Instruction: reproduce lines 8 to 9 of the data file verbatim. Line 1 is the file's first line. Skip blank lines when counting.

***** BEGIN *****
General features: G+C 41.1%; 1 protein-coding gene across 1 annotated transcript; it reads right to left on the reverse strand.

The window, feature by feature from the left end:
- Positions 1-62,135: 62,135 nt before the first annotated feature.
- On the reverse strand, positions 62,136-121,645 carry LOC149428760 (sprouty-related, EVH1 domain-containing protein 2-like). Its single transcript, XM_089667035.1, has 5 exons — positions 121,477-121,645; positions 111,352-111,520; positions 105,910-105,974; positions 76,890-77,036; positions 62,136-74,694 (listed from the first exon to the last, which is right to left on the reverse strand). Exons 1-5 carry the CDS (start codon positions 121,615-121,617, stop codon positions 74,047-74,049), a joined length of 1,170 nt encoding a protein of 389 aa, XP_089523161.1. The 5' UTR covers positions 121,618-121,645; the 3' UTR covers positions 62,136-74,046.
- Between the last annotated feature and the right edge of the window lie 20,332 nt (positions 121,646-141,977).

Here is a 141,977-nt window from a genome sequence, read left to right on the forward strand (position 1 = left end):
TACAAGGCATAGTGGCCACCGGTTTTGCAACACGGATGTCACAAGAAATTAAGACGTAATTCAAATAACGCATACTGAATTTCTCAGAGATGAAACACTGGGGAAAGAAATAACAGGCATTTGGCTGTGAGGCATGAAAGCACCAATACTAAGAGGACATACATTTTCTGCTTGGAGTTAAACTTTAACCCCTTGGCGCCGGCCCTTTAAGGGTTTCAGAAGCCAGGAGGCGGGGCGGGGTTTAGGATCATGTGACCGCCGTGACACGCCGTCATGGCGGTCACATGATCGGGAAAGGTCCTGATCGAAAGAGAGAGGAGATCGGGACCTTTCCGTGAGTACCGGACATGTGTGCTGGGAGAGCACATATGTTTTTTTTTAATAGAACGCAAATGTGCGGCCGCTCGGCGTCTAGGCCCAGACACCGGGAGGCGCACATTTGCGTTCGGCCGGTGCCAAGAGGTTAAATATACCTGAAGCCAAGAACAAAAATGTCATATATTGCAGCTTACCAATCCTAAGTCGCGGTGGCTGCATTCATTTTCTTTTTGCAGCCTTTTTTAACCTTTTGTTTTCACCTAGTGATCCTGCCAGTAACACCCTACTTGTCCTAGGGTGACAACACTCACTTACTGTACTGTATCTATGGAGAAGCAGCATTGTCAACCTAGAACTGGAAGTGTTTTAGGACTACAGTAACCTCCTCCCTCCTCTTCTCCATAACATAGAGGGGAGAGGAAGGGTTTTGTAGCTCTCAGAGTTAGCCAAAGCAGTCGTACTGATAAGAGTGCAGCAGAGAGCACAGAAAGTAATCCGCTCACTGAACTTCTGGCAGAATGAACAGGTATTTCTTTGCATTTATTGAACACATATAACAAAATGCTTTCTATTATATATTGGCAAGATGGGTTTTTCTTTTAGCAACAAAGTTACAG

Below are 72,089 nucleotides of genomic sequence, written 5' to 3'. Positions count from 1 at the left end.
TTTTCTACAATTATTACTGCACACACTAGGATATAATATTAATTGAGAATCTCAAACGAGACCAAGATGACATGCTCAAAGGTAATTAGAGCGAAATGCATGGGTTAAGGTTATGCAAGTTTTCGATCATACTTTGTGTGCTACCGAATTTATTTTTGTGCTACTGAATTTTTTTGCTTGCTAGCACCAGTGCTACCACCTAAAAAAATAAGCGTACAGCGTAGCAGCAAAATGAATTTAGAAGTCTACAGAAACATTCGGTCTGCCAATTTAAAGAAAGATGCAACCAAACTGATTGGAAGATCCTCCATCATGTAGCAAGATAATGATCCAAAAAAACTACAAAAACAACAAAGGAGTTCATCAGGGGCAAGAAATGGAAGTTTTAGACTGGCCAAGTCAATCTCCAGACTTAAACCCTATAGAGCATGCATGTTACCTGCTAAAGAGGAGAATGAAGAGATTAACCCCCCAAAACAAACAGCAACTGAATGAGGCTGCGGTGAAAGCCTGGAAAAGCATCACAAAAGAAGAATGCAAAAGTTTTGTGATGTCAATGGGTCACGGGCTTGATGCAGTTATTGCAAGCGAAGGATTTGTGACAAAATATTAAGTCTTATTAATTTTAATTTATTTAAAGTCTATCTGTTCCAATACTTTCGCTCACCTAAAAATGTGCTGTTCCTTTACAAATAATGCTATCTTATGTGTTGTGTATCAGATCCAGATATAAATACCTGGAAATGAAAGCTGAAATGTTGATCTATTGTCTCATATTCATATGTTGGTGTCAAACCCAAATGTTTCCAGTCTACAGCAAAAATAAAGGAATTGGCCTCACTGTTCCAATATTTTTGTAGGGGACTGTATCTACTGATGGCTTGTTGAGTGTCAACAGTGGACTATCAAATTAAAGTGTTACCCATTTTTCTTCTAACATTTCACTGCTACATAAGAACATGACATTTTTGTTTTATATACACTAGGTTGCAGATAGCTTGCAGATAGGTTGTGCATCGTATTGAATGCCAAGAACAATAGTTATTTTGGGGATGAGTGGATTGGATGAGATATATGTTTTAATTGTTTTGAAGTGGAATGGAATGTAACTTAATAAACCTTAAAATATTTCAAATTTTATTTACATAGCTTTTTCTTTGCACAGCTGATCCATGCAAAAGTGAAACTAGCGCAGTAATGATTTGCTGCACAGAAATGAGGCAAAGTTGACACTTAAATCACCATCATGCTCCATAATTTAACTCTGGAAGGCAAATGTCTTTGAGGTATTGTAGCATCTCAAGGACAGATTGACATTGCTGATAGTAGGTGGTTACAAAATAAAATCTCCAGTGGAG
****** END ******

Below are 72,089 nucleotides of genomic sequence, written 5' to 3'. Positions count from 1 at the left end.
TTTTCTACAATTATTACTGCACACACTAGGATATAATATTAATTGAGAATCTCAAACGAGACCAAGATGACATGCTCAAAGGTAATTAGAGCGAAATGCATGGGTTAAGGTTATGCAAGTTTTCGATCATACTTTGTGTGCTACCGAATTTATTTTTGTGCTACTGAATTTTTTTGCTTGCTAGCACCAGTGCTACCACCTAAAAAAATAAGCGTACAGCGTAGCAGCAAAATGAATTTAGAAGTCTACAGAAACATTCGGTCTGCCAATTTAAAGAAAGATGCAACCAAACTGATTGGAAGATCCTCCATCATGTAGCAAGATAATGATCCAAAAAAACTACAAAAACAACAAAGGAGTTCATCAGGGGCAAGAAATGGAAGTTTTAGACTGGCCAAGTCAATCTCCAGACTTAAACCCTATAGAGCATGCATGTTACCTGCTAAAGAGGAGAATGAAGAGATTAACCCCCCAAAACAAACAGCAACTGAATGAGGCTGCGGTGAAAGCCTGGAAAAGCATCACAAAAGAAGAATGCAAAAGTTTTGTGATGTCAATGGGTCACGGGCTTGATGCAGTTATTGCAAGCGAAGGATTTGTGACAAAATATTAAGTCTTATTAATTTTAATTTATTTAAAGTCTATCTGTTCCAATACTTTCGCTCACCTAAAAATGTGCTGTTCCTTTACAAATAATGCTATCTTATGTGTTGTGTATCAGATCCAGATATAAATACCTGGAAATGAAAGCTGAAATGTTGATCTATTGTCTCATATTCATATGTTGGTGTCAAACCCAAATGTTTCCAGTCTACAGCAAAAATAAAGGAATTGGCCTCACTGTTCCAATATTTTTGTAGGGGACTGTATCTACTGATGGCTTGTTGAGTGTCAACAGTGGACTATCAAATTAAAGTGTTACCCATTTTTCTTCTAACATTTCACTGCTACATAAGAACATGACATTTTTGTTTTATATACACTAGGTTGCAGATAGCTTGCAGATAGGTTGTGCATCGTATTGAATGCCAAGAACAATAGTTATTTTGGGGATGAGTGGATTGGATGAGATATATGTTTTAATTGTTTTGAAGTGGAATGGAATGTAACTTAATAAACCTTAAAATATTTCAAATTTTATTTACATAGCTTTTTCTTTGCACAGCTGATCCATGCAAAAGTGAAACTAGCGCAGTAATGATTTGCTGCACAGAAATGAGGCAAAGTTGACACTTAAATCACCATCATGCTCCATAATTTAACTCTGGAAGGCAAATGTCTTTGAGGTATTGTAGCATCTCAAGGACAGATTGACATTGCTGATAGTAGGTGGTTACAAAATAAAATCTCCAGTGGAG